Haass parties told to 'roll up sleeves'

Haass parties told to 'roll up sleeves'

First Minister Peter Robinson has urged local politicians to "roll up their sleeves" and continue to work towards an agreement on Haass.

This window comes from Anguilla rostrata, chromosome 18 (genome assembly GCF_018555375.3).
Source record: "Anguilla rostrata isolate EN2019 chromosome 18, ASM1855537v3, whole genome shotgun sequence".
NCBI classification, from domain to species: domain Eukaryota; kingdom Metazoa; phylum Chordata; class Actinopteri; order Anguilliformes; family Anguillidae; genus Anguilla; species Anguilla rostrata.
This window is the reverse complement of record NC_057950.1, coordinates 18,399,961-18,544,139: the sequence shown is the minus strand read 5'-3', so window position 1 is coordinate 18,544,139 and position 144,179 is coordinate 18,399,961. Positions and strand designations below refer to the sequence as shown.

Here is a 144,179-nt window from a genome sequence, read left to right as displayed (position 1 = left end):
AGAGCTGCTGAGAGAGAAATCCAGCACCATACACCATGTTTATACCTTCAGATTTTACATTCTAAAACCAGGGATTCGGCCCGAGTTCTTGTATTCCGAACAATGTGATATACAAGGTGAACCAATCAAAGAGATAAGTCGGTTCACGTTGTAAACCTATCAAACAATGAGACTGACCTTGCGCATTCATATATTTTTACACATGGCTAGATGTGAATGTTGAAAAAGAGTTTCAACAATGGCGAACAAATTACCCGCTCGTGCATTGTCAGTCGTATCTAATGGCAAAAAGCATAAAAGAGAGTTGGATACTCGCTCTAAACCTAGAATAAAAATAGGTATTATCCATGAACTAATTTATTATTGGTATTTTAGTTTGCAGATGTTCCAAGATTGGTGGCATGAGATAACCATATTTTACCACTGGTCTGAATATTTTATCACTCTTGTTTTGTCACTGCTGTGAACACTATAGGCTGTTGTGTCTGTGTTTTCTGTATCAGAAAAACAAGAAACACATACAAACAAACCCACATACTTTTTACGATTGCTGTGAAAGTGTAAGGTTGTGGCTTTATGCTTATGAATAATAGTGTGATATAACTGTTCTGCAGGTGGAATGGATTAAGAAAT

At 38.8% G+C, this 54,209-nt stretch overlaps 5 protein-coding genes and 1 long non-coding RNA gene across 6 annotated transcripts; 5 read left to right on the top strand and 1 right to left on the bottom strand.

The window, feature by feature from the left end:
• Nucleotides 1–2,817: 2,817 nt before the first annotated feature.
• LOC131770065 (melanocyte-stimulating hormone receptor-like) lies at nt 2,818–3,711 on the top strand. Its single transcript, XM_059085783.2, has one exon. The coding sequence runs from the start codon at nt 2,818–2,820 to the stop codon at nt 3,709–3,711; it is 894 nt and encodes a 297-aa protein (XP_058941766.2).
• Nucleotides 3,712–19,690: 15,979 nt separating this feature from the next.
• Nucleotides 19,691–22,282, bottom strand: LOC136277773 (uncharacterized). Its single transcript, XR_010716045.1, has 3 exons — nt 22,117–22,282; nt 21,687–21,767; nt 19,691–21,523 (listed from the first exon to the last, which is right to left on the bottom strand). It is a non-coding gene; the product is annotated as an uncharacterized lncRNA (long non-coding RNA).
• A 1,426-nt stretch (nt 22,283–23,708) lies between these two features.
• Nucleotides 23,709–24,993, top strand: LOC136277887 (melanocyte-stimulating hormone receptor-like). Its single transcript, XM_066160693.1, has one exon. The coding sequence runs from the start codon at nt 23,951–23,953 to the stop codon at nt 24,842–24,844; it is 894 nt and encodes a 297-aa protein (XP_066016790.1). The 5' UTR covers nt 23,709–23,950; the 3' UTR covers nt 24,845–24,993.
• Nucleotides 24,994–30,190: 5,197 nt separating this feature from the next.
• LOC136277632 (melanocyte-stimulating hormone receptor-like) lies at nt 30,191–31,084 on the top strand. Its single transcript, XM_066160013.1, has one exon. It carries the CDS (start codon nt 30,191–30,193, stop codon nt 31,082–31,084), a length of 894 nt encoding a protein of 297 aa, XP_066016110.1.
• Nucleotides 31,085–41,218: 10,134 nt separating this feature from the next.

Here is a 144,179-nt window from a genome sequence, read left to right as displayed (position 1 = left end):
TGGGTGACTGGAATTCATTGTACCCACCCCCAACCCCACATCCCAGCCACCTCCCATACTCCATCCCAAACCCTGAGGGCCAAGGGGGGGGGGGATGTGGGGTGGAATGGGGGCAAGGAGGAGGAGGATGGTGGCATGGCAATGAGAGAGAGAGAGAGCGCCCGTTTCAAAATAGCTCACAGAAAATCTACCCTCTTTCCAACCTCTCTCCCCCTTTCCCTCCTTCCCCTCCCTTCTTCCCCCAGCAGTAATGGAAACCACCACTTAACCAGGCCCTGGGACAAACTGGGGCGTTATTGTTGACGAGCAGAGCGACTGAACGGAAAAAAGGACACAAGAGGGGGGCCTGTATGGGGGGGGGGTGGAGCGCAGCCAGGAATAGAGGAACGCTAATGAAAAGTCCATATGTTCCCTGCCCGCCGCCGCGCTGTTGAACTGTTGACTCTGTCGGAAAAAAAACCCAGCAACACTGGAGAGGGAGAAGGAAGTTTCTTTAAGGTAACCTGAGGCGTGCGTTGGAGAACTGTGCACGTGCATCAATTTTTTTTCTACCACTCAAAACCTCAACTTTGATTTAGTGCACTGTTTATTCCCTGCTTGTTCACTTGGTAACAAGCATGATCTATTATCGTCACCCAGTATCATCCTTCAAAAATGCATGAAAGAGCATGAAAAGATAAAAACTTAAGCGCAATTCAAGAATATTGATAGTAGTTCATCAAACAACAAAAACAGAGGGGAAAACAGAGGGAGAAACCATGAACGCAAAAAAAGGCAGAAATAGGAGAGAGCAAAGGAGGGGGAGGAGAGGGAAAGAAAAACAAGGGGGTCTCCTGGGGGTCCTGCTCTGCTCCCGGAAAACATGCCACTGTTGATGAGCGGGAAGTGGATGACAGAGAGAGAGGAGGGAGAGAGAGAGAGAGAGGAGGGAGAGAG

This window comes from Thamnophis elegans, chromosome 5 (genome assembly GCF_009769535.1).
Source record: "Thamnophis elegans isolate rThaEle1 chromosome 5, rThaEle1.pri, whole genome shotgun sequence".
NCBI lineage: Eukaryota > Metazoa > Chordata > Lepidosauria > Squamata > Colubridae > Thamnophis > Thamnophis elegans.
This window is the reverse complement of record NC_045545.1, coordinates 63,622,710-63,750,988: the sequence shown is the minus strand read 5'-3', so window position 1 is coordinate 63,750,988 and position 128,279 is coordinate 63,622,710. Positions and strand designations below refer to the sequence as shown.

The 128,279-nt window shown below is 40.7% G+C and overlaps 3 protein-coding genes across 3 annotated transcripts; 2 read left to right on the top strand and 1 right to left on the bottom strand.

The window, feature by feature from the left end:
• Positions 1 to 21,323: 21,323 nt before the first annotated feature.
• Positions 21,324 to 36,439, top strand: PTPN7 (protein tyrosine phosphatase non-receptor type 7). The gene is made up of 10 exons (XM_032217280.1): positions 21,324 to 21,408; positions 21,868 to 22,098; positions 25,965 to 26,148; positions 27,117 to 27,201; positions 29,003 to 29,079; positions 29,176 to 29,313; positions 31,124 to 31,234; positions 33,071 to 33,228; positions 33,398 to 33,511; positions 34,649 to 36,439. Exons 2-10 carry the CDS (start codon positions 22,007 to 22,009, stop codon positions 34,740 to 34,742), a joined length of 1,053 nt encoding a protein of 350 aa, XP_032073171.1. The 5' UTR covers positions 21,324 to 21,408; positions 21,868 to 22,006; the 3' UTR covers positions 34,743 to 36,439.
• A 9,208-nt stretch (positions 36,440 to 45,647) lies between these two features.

It comes after former US diplomat Dr Richard Haass, who chaired talks between Northern Ireland's five main parties on a range of contentious issues, told UTV he was "somewhat frustrated" that a deal had not been struck before the end of 2013.Dr Haass seemed to indirectly blame unionists for showing a lack of leadership.Speaking on Friday, DUP leader Mr Robinson said he hopes all parties will now sit down and take another look at the issues which plagued the negotiations."Always remember that the responsibility did not lie with Richard Haass therefore he is not a failure - the political parties failed," said the First Minister."They have to roll up their sleeves and renew the work until they find agreement."The US team of Dr Haass and Dr Meghan O'Sullivan were brought in by Peter Robinson and Martin McGuinness in an attempt to resolve issues surrounding flags, parades and the past in Northern Ireland, but after seven draft proposals an agreement was not reached.Richard Haass said two of the Executive parties - namely Sinn Féin and the SDLP - had backed his document, but the DUP, UUP and Alliance had not."Two parties endorsed the agreement and three parties did not," he explained. "Two of them are Unionist and one was Alliance."I believe that all parties are in a position that there is more than enough in the agreement that they should be able to point to it and make the case exactly why it is worth their support."Giving her response, Naomi Long of the Alliance Party said they had given Haass a "green light ... on the past", an "amber light on parades" and a "red light on flags".She said: "I said we wouldn't go into these talks to cook fudge and we wouldn't sell fudge. "However the proposal on flags was fudge to make a lack of deal more palatable to the public. During the talks, Unionists refused a deal on flags on lampposts and Nationalists refused a deal on flags on Council and Government buildings. "We wanted to see the issue of flags finally resolved across the board."Mike Nesbitt, UUP leader, said: "The Ulster Unionist Party remains committed to a positive outcome in these three areas of parades, flags & emblems and dealing with the past. "This means ensuring that victims are not disrespected, the rule of law is not disregarded and society is presented with a positive future."Meanwhile talks chairman Dr Haass has also confirmed that his involvement in Northern Ireland is at an end - however he believes the talks remain a "living process". He continued: "At the end of the day, leaders have to lead and we believe that this was a good agreement. Just to be clear, it was not my agreement or Meghan O' Sullivan's agreement."


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